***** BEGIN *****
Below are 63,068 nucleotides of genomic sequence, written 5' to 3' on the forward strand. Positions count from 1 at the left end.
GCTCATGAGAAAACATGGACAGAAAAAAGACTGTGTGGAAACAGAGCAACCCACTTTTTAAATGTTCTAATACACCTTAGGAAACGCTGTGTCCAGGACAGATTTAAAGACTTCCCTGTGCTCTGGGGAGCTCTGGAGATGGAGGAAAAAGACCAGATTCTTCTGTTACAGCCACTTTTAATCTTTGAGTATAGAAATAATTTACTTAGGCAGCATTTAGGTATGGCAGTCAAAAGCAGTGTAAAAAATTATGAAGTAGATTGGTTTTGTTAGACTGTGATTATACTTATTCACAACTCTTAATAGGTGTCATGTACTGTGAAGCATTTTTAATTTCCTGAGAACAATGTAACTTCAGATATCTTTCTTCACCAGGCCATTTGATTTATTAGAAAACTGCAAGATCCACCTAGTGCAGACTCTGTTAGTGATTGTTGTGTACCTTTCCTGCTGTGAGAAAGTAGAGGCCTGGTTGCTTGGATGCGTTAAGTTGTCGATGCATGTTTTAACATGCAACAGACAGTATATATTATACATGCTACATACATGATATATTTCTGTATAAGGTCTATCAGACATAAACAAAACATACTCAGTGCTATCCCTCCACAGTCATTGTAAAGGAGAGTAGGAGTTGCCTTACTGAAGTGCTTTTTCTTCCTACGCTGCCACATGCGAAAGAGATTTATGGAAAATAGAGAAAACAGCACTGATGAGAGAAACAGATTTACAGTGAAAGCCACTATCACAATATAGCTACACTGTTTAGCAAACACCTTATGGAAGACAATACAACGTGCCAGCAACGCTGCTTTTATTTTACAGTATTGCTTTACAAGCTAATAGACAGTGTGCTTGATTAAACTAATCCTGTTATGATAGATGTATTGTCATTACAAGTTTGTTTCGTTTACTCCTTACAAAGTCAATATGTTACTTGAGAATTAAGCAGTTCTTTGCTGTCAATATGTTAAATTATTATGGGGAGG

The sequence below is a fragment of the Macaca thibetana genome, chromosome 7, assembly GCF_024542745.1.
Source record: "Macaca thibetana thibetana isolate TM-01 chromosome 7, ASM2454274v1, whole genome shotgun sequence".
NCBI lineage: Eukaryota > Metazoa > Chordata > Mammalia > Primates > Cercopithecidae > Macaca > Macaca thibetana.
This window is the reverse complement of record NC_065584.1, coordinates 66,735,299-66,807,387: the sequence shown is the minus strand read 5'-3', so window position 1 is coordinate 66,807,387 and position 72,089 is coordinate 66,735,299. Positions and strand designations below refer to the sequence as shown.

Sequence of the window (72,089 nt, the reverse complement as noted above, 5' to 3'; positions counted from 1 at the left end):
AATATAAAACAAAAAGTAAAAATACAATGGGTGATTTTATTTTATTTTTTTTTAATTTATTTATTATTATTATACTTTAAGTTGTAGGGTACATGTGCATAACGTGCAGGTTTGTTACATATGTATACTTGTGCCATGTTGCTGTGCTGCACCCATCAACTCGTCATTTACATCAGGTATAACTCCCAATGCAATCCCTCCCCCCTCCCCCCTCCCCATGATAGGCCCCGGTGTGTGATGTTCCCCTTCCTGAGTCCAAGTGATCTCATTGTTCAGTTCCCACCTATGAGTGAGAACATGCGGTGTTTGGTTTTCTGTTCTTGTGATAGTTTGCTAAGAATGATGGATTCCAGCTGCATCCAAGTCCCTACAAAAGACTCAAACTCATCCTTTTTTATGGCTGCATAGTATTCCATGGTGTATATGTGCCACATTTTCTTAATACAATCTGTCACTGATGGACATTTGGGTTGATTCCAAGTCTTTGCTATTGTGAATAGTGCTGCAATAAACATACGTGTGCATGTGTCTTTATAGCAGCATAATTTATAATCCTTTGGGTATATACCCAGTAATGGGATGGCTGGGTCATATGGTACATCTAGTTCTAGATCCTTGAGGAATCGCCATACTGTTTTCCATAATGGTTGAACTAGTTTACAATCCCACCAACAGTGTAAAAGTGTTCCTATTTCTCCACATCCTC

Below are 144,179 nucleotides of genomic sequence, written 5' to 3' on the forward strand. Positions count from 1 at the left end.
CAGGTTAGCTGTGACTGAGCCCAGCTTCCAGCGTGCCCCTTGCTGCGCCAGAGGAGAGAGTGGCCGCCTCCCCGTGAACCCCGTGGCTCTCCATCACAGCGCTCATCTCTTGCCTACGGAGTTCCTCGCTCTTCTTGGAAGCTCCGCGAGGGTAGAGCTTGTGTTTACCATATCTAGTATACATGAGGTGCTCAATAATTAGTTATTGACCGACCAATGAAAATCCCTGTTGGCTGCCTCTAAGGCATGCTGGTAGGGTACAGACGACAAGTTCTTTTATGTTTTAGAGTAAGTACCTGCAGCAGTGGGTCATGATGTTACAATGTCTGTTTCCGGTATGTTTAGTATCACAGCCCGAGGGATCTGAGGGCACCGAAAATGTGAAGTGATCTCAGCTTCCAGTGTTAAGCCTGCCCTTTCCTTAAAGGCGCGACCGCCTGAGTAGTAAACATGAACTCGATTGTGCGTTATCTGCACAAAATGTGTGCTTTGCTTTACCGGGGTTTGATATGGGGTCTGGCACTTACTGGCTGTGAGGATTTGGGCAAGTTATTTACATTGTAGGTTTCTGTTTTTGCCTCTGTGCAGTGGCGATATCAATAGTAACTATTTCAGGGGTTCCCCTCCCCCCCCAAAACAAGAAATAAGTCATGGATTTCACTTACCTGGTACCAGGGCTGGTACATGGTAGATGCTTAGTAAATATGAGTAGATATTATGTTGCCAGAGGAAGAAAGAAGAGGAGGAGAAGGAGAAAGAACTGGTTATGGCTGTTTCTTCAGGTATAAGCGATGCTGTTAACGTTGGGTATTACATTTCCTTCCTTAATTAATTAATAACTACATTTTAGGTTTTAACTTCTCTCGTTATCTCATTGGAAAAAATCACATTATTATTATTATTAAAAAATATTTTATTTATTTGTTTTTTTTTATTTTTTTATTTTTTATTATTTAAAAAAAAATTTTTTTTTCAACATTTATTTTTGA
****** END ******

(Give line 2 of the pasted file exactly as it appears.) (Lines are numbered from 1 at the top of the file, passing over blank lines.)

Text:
GCTCATGAGAAAACATGGACAGAAAAAAGACTGTGTGGAAACAGAGCAACCCACTTTTTAAATGTTCTAATACACCTTAGGAAACGCTGTGTCCAGGACAGATTTAAAGACTTCCCTGTGCTCTGGGGAGCTCTGGAGATGGAGGAAAAAGACCAGATTCTTCTGTTACAGCCACTTTTAATCTTTGAGTATAGAAATAATTTACTTAGGCAGCATTTAGGTATGGCAGTCAAAAGCAGTGTAAAAAATTATGAAGTAGATTGGTTTTGTTAGACTGTGATTATACTTATTCACAACTCTTAATAGGTGTCATGTACTGTGAAGCATTTTTAATTTCCTGAGAACAATGTAACTTCAGATATCTTTCTTCACCAGGCCATTTGATTTATTAGAAAACTGCAAGATCCACCTAGTGCAGACTCTGTTAGTGATTGTTGTGTACCTTTCCTGCTGTGAGAAAGTAGAGGCCTGGTTGCTTGGATGCGTTAAGTTGTCGATGCATGTTTTAACATGCAACAGACAGTATATATTATACATGCTACATACATGATATATTTCTGTATAAGGTCTATCAGACATAAACAAAACATACTCAGTGCTATCCCTCCACAGTCATTGTAAAGGAGAGTAGGAGTTGCCTTACTGAAGTGCTTTTTCTTCCTACGCTGCCACATGCGAAAGAGATTTATGGAAAATAGAGAAAACAGCACTGATGAGAGAAACAGATTTACAGTGAAAGCCACTATCACAATATAGCTACACTGTTTAGCAAACACCTTATGGAAGACAATACAACGTGCCAGCAACGCTGCTTTTATTTTACAGTATTGCTTTACAAGCTAATAGACAGTGTGCTTGATTAAACTAATCCTGTTATGATAGATGTATTGTCATTACAAGTTTGTTTCGTTTACTCCTTACAAAGTCAATATGTTACTTGAGAATTAAGCAGTTCTTTGCTGTCAATATGTTAAATTATTATGGGGAGG